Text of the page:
All posts related to "youth"

Youth Sport Injury and Osteoarthritis

With summer upon us, millions of Canadian youth are participating in sport activities every day. Sport and recreation is a great way for youth to get exercise, socialize, develop teamwork skills and improve mental and physical health. Unfortunately, the benefits of sport also come with the risk of injury. In fact, one in three youth aged 11-18 years will sustain a sport-related injury that requires medical attention each year, with knee and ankle injuries being the most common. Research has shown that these youth sport injuries, if not treated properly, can lead to osteoarthritis (OA) within 15 years, specifically a form known as post-traumatic osteoarthritis. Youth sport injury can also lead to obesity later in life, which happens to be another major risk factor for OA. This means that youth with 1 major risk factor for OA (joint injury) are in danger of acquiring a second risk factor for the disease (obesity).

Osteoarthritis is caused by the breakdown of cartilage in the joints and affects more than 5 million Canadians nation-wide; the disease can cause moderate to severe pain, disability and even require surgery. Osteoarthritis symptoms generally appear 10-15 years after a joint injury, and by this time the disease is very difficult to treat. Unlike inflammatory arthritis, there are no medications to slow the disease process of osteoarthritis, so preventative measures are of even greater importance. The upside? We can ensure our youth take proper precautions to avoid injury and hugely minimize their risk of developing OA.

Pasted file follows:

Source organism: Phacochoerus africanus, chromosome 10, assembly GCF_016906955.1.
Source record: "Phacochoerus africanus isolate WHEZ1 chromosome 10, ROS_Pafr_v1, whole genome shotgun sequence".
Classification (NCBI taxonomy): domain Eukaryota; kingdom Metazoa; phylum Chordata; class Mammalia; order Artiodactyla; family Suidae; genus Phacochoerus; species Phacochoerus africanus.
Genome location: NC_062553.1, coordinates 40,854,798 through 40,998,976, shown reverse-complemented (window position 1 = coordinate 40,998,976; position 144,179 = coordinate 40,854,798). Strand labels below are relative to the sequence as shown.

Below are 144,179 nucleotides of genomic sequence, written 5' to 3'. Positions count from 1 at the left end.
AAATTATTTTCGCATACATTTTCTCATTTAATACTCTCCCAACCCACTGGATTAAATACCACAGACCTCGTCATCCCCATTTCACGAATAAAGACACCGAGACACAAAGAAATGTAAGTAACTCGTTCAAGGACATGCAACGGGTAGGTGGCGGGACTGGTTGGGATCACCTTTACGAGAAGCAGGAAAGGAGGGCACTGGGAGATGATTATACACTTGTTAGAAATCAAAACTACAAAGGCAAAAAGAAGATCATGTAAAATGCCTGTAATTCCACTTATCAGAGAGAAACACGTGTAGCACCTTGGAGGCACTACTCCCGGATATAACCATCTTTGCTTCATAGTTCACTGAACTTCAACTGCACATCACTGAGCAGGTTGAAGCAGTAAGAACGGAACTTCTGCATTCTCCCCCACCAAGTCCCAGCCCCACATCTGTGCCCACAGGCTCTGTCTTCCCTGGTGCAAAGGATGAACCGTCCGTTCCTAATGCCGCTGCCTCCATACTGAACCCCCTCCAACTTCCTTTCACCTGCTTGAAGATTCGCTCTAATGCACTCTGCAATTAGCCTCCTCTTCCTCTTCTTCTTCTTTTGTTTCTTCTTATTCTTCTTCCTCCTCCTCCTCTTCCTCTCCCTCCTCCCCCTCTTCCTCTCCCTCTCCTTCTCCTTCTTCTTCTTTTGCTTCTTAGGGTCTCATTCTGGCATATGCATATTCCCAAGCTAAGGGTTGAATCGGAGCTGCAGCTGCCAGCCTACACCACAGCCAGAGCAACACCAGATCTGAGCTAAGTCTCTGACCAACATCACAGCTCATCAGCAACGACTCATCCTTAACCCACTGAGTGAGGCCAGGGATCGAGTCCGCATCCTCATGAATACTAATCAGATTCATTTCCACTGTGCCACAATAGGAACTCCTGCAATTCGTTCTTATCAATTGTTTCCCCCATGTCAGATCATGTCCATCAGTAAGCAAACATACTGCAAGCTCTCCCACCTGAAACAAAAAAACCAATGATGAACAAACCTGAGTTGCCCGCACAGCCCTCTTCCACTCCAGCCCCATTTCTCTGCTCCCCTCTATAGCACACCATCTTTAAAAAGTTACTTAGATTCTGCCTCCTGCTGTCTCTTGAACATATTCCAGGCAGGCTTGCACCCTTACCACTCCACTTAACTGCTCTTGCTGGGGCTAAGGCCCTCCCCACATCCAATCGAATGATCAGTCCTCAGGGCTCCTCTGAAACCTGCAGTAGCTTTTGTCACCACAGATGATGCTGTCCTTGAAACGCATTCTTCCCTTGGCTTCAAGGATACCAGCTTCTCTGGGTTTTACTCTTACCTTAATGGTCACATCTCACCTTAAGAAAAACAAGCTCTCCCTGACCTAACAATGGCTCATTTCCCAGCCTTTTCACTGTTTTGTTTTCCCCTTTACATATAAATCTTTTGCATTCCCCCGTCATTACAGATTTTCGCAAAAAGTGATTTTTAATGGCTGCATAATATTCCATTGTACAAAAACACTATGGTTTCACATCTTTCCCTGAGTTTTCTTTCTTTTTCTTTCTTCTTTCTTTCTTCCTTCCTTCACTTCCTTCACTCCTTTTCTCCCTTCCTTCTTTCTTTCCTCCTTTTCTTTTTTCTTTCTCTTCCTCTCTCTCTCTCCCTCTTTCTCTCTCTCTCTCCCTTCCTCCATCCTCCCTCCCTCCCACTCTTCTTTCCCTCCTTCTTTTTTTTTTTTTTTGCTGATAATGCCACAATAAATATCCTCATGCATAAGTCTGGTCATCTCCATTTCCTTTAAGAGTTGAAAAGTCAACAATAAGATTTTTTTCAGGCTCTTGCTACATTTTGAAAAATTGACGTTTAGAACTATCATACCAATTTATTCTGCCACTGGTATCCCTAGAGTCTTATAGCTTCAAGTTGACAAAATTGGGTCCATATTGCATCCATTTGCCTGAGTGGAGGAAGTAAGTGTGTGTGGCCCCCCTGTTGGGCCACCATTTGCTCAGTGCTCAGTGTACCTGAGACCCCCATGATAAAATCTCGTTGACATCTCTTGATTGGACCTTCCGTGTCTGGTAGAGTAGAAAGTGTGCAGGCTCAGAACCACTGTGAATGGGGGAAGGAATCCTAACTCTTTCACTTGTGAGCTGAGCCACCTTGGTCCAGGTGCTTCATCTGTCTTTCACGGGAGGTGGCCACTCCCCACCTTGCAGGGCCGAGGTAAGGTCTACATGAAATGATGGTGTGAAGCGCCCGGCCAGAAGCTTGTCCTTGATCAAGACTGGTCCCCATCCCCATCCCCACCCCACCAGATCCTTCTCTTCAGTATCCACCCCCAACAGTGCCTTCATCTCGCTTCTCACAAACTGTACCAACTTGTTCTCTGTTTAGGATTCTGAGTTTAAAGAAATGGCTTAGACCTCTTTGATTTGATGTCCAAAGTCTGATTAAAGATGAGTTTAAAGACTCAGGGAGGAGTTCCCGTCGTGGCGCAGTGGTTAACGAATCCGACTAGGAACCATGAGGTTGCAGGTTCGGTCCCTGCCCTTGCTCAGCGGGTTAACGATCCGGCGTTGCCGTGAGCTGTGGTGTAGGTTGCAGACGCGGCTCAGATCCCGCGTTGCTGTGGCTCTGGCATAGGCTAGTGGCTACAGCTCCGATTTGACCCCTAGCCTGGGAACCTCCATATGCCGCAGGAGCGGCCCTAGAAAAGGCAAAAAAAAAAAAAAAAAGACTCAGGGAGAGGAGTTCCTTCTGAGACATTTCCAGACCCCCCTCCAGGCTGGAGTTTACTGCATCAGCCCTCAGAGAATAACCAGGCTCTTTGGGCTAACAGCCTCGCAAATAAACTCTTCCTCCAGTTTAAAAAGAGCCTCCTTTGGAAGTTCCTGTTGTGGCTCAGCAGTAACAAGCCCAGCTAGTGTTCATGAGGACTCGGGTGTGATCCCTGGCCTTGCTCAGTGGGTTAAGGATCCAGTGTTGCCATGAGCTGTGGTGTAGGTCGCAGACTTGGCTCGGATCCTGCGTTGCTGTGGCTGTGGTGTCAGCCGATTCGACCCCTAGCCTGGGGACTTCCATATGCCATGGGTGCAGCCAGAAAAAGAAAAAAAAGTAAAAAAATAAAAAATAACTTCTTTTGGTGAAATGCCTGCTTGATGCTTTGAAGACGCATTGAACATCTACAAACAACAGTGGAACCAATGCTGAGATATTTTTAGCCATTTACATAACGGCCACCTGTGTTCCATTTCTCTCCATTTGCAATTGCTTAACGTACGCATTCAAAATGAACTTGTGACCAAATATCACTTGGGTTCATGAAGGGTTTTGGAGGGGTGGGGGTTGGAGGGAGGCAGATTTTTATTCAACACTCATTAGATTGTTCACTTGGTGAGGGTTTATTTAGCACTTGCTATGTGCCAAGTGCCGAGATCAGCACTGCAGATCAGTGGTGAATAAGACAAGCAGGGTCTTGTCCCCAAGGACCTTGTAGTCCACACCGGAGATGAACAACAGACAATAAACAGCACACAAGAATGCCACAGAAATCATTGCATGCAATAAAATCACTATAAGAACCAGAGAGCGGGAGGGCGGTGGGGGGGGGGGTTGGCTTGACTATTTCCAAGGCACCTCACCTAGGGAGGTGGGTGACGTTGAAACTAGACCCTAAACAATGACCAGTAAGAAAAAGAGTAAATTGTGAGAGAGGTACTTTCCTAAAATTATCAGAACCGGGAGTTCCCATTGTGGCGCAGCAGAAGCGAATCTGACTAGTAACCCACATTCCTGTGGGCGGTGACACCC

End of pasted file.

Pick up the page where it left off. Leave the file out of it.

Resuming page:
What can a coach or parent do to help?

Continue reading

Young generations reporting arthritis at an earlier age

Picture of youths in the park for arthritis articleA Canadian Study in Arthritis Care & Research concludes that young generations are reporting arthritis at an earlier age. The authors of the study believed it is linked to rising obesity rates.

The study looked at arthritis incidence in four different groups:

  • The World War II group (1935-1944) is the benchmark group.
  • The generation Xers (1965-1972), where the odds ratio for arthritis was 3.20.
  • The younger baby boomers (1955-1964), where the odds ratio for arthritis was 2.14.
  • The older baby boomers (1945-1954), where the odds ratio for arthritis was 1.48.

The study was conducted by Elizabeth Badley, PhD, of the Dalla Lana School of Public Health at the University of Toronto, and her colleagues. Bailey and her team found that severely obese people were 2.5 times more likely than people with a normal body mass index (BMI). Continue reading